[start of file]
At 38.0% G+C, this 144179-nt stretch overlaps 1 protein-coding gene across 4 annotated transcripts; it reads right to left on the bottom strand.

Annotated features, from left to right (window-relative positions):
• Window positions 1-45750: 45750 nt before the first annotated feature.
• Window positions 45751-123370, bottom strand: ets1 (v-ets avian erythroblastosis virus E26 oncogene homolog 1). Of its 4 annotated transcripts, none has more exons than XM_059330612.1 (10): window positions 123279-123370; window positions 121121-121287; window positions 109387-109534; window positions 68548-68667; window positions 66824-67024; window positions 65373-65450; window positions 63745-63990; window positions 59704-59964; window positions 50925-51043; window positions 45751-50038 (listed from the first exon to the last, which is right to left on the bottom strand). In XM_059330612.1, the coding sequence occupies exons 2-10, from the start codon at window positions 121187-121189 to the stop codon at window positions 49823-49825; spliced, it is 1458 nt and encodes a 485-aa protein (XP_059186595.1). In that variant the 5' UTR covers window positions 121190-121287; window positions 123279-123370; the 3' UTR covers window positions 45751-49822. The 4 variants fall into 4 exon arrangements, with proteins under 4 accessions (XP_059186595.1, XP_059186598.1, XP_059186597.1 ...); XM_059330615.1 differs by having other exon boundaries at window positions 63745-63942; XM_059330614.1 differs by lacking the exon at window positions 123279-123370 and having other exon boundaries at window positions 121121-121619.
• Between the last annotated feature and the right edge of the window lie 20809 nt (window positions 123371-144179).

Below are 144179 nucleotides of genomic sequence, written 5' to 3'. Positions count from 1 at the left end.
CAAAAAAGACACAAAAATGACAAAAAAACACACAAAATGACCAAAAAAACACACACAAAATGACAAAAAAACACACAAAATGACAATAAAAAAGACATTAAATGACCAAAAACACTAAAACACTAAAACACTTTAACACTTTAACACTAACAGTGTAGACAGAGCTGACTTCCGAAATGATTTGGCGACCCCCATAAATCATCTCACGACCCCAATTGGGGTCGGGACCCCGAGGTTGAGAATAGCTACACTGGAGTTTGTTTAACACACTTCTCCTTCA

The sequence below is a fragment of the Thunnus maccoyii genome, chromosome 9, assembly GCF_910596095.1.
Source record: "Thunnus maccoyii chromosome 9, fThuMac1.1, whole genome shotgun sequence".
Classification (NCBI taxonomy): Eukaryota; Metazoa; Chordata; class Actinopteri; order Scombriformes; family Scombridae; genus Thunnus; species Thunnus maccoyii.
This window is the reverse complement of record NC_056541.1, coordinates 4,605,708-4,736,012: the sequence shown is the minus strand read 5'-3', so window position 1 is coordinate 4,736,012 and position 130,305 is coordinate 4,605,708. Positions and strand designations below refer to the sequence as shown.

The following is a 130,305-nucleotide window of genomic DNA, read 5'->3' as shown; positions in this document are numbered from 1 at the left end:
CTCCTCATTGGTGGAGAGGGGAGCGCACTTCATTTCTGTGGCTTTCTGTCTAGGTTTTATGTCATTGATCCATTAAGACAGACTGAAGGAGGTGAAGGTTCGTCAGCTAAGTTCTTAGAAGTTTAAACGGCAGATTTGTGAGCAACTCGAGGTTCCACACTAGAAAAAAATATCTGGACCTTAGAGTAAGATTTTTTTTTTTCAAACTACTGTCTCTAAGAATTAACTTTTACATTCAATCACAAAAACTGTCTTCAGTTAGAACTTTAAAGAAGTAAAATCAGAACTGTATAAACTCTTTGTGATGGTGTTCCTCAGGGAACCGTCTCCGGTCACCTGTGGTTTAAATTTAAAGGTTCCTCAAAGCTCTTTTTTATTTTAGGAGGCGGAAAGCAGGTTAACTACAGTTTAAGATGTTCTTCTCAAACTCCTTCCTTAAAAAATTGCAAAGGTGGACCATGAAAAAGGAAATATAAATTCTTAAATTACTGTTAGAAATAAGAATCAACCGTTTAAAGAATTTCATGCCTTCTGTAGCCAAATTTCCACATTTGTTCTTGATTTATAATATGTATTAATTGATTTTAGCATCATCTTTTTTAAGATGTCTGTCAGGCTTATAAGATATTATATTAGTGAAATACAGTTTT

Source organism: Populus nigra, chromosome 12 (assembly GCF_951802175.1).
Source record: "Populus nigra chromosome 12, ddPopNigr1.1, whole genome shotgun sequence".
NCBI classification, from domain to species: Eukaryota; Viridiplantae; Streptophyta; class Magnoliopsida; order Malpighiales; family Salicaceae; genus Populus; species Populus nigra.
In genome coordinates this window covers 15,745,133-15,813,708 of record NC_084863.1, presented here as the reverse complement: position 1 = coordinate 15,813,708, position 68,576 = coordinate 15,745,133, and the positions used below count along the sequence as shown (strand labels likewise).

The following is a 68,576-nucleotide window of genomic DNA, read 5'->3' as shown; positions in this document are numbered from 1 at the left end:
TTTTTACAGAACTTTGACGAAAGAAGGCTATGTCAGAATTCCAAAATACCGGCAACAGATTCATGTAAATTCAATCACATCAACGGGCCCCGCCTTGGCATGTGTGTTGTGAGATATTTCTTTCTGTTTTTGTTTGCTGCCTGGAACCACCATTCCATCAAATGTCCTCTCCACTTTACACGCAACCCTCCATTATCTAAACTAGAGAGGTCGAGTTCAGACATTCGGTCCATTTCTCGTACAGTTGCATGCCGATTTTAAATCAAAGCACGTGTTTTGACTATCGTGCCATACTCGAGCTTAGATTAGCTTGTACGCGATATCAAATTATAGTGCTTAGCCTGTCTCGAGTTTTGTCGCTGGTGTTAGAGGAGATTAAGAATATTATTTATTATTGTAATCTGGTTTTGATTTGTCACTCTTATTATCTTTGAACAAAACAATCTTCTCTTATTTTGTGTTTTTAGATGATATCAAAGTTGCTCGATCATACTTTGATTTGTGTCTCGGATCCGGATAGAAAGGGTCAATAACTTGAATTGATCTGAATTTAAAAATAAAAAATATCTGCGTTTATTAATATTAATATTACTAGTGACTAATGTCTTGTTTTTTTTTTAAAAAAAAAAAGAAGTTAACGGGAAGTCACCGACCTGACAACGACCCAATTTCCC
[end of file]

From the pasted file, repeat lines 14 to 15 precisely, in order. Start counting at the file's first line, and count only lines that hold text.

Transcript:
Source organism: Populus nigra, chromosome 12 (assembly GCF_951802175.1).
Source record: "Populus nigra chromosome 12, ddPopNigr1.1, whole genome shotgun sequence".